Divorce Case Highlights Need for Plan

Divorce Case Highlights Need for Plan

Terra Pelley filed for divorce from Hunter Pelley on April 13, about a month shy of their 10th wedding anniversary.

Arkansas Business doesn’t usually report on divorces, but this divorce case involves a married couple who have ownership interest in Pelley Construction Inc. of Flippin, which builds concrete foundations for water, storage and industrial tank installations.

Terra is the majority owner, Hunter is a 34% owner of the company, and Terra’s son from a previous marriage, Jay Newport, owns 15%.

Terra’s attorney, John Everett of Farmington, said depending on how the judge in the couple’s divorce case rules, Pelley Construction might have to be sold and then the proceeds divided among the owners.

Everett said there wasn’t a plan for the business in the event the couple filed for divorce.

“Like most divorces, people don’t get married thinking about what’s going to happen when they get divorced,” Everett said.

The case highlights the messy issues that can arise when married business owners file for divorce.

Michael Flannery, a law professor at the University of Arkansas at Little Rock’s Bowen School of Law, suggested that people who form a business consult a business attorney first to address potential turmoil, such as what happens if one of the business partners files for divorce.

“The best advice for anybody is to foresee those kinds of problems from the beginning,” Flannery said.

Flannery, whose classes include decedents’ estates and trusts and family law, has no involvement in the case. “The problems arise when you don’t anticipate this happening,” he said.

One solution is to have a prenuptial agreement or a postnuptial agreement in place in which the parties have agreed how they’ll distribute the assets “if, or when, they get divorced,” he said.

“To the extent that the parties agreed to this on the front end, it makes it a lot easier for the court to resolve these issues.”

The problem, of course, is that few people enter a marriage thinking of how it might end.

But if there’s no plan, a typical solution is for one side to buy the other out so that one party can maintain and operate the business.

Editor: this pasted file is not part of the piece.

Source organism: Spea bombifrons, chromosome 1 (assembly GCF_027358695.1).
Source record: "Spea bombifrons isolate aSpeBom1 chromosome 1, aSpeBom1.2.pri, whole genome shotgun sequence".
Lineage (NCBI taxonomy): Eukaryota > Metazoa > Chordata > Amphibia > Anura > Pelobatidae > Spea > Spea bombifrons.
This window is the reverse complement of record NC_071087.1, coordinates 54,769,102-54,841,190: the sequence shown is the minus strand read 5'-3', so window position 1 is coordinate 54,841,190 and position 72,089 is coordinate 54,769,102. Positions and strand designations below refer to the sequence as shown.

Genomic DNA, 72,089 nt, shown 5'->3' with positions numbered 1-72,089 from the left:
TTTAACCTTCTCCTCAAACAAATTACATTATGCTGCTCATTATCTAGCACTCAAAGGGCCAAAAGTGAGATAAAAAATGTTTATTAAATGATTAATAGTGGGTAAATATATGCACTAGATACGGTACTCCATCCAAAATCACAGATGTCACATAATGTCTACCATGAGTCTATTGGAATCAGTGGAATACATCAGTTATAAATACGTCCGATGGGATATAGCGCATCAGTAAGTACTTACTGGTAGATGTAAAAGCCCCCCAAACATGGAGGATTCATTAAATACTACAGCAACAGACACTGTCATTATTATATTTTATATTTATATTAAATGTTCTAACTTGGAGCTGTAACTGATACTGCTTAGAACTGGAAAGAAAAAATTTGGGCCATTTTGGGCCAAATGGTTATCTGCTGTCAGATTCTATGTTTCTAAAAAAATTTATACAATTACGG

Or if that doesn’t happen, a judge can order that the business be sold and then the couple split the company’s proceeds. “But that entails a long process of valuing the business and determining what each party’s interest in the business is,” Flannery said.

The legal problems between the Pelleys started last year when Terra and her son sued Hunter Pelley both individually and as a shareholder derivative action.

In the lawsuit filed in Marion County Circuit Court, the plaintiffs accused Hunter of transferring $400,000 from the company’s operating account to his personal account. That money has been placed in a court registry, where it remains.

Allegations against Hunter include breach of fiduciary duty and interference with business relationships. Terra withdrew her case, but her son’s case remains.

Hunter’s attorney has asked that case be dismissed over the question of whether Hunter was properly served, and that decision is pending.

Meanwhile, Terra filed for divorce a second time in April. She had filed for divorce last year, but withdrew the case about two months after filing it.

Also in April, Terra and her son filed another lawsuit, both individually and on behalf of the construction company, against Hunter. The allegations in that lawsuit are similar to the ones in the 2022 filing.

One of Hunter’s attorneys, Barrett Moore of Blair & Stroud of Batesville, declined to comment because the case is in litigation.

Newport’s attorney, Andrew Myers of Taylor Law Partners of Fayetteville, said his client is “seeking just compensation for his interest in the company. I know that’s as vague as you can make it, but that’s all I’m at liberty to say right now.”